Geert Wilders, the leader of the Dutch far-right, faces big challenges in constructing a coalition government, grappling with significant differences over his hardline anti-Islam and anti-European Union positions.

Dutch far-right leader Geert Wilders has less than two months to win over potential coalition partners uneasy about his hardline anti-Islam and anti-European views, according to a much-anticipated report published Monday.

Wilders delivered a political earthquake in the Netherlands and across Europe last month by handily winning elections and putting his PVV Freedom Party in pole position to form a government.

Unlike Britain and the United States for example, the Netherlands has a hugely fragmented political system that means no one party ever enjoys a parliamentary majority.

Wilders has struggled to convince other party leaders to join a government, as they are put off by elements of his party's manifesto seen as unconstitutional, such as banning mosques and the Koran.

The far-right firebrand wants a four-way coalition of his PVV, the BBB farmers party, the centre-right VVD liberal party and the New Social Contract (NSC) party that was formed only in August.

Ronald Plasterk, the "scout" Wilders appointed to shuttle between party leaders to scope out who is prepared to work with whom, delivered his long-awaited report to parliament Monday.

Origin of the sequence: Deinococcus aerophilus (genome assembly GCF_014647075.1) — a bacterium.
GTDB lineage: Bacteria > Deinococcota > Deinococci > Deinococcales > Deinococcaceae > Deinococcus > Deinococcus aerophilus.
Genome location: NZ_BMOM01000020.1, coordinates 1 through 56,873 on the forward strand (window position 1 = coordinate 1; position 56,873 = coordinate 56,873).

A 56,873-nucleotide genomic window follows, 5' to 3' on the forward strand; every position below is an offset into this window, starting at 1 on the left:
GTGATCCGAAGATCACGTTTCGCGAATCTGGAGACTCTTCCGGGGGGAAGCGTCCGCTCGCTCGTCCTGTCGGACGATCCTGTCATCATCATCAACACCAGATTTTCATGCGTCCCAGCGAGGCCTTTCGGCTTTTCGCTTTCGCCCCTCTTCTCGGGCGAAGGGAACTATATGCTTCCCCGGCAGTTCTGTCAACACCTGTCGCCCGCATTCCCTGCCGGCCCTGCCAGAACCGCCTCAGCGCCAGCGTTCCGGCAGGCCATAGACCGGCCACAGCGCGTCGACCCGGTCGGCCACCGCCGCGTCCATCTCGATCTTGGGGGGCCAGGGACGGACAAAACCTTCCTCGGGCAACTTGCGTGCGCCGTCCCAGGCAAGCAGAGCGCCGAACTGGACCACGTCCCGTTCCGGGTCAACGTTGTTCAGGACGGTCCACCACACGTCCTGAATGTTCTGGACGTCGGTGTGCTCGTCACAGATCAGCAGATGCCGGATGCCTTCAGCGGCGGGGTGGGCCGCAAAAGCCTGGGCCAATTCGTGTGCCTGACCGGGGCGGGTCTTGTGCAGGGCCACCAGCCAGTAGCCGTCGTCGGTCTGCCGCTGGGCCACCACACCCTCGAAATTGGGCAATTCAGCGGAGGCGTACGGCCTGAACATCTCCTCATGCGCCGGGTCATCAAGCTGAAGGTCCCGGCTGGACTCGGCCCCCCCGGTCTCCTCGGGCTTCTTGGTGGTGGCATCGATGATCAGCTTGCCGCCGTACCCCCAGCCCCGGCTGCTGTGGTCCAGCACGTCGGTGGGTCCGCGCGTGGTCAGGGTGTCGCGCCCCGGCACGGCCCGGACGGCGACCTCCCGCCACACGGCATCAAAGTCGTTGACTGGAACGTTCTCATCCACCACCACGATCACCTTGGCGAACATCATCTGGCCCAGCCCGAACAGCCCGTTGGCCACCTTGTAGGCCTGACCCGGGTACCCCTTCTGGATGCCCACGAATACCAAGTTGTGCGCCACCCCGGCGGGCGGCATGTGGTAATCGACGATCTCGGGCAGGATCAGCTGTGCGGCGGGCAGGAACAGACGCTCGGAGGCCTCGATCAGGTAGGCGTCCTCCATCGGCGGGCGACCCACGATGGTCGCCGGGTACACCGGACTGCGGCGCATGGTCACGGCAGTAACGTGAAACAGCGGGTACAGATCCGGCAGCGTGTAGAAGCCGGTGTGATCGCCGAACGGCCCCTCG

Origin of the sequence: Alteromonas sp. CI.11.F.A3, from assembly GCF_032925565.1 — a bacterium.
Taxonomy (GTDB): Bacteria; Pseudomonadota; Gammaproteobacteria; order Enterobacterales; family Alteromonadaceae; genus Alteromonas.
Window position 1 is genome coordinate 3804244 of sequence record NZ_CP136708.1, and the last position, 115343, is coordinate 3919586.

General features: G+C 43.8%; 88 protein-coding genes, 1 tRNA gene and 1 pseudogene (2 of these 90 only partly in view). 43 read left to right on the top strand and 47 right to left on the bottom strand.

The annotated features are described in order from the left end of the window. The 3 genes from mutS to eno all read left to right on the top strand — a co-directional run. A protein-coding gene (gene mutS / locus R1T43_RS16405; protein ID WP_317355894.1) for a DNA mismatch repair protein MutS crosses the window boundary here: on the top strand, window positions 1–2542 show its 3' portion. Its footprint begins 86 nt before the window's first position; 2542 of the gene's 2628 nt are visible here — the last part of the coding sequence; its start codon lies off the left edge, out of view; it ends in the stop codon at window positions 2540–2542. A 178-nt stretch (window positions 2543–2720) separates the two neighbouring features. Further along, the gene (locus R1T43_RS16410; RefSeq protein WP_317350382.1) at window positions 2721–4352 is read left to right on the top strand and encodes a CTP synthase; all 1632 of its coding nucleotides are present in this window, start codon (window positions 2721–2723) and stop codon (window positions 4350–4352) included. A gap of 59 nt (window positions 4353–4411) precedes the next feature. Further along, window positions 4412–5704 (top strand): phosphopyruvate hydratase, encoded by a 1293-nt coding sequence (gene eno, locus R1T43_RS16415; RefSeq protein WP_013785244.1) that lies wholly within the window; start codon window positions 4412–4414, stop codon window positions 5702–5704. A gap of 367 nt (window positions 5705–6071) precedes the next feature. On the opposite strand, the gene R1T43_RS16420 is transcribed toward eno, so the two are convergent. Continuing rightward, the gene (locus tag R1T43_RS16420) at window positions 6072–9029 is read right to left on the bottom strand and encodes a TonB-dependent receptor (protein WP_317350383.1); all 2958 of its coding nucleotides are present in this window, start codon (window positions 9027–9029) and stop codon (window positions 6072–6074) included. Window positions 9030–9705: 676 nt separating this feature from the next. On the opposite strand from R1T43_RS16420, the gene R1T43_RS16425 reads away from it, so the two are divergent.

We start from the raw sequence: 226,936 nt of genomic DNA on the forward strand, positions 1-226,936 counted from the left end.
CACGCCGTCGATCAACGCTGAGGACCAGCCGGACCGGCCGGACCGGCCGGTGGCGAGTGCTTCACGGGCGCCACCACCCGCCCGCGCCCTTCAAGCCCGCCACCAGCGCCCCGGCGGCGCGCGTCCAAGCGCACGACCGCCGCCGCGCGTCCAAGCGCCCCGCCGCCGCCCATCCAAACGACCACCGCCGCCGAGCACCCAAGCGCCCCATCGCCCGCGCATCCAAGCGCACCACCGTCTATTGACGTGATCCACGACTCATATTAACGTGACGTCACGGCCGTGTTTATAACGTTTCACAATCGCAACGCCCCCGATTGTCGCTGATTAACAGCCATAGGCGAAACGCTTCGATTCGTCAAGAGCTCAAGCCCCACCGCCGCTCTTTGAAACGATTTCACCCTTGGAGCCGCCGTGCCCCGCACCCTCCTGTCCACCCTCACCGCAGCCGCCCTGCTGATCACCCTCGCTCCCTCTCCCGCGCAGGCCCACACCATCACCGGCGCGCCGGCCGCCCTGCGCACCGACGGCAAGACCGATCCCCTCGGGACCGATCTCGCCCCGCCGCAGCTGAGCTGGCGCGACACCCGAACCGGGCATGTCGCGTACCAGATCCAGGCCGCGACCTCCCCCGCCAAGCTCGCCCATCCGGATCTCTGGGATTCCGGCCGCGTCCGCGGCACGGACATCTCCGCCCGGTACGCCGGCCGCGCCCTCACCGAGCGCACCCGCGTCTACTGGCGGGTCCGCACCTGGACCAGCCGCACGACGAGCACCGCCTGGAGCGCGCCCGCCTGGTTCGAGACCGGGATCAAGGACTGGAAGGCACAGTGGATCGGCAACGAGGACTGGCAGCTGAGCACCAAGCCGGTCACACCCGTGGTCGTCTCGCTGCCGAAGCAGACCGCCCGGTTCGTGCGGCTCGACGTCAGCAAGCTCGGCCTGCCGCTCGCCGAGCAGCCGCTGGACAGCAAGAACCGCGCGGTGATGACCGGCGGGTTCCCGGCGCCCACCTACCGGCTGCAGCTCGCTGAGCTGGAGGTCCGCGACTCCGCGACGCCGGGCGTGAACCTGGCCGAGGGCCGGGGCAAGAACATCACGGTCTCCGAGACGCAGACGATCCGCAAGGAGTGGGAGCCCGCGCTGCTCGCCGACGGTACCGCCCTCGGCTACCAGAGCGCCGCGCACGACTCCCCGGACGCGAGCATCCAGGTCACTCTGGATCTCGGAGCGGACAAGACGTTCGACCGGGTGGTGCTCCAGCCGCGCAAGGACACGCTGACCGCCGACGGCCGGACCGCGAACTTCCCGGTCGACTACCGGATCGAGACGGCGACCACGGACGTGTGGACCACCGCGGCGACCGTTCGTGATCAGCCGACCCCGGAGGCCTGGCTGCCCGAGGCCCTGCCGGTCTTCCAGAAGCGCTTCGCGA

Plasterk advised first appointing another official known as an "informateur".

This person would oversee talks to see whether Wilders's preferred four parties could agree on a "common basis for safeguarding the Constitution, basic rights and the democratic constitutional state".

If doubts over Wilders's commitment to upholding the Dutch constitution can be overcome, then the parties can move onto the next step -- examining five key policy areas.

These areas are immigration; social policy including cost of living and health; good governance and stable public finances; foreign policy; and climate and environmental policy.

Discussions should take place in December and January, with a new report to parliament "no later than early February", according to Plasterk's report.

- 'Nexit' referendum? -

Asked by reporters if he thought the parties could overcome their differences, Plasterk said: "I think they can and I even think they should."

"The country needs to be governed."

He dismissed the idea of possible new elections.

"I think that everyone... thinks it would not be acceptable to go back to the voters and tell them you voted wrongly and you have to vote again," Plasterk said.

Wilders toned down most of his more extreme rhetoric during the campaign and vowed to be a premier "for all Dutch people" after his election win, but doubts remain.

He told journalists during the swearing-in of new MPs last week that "nobody needs to be afraid of us" as the largest party in the lower house of parliament.

It also remains to be seen whether Wilders is an acceptable prime minister, given his past statements on Islam and the European Union.

His PVV manifesto calls for a referendum on whether the Netherlands -- one of the founding members of the European Union -- should leave the bloc, a so-called "Nexit".

The Dutch will probably be waiting several months before they get a government.

Only if the constitutional stumbling blocks are overcome will the substantive talks start on forming a coalition agreement -- another lengthy process.

During the talks, Mark Rutte remains prime minister. His last cabinet collapsed over immigration and he announced he was leaving politics after a record 13 years at the helm.

The last Rutte government took 271 days to form.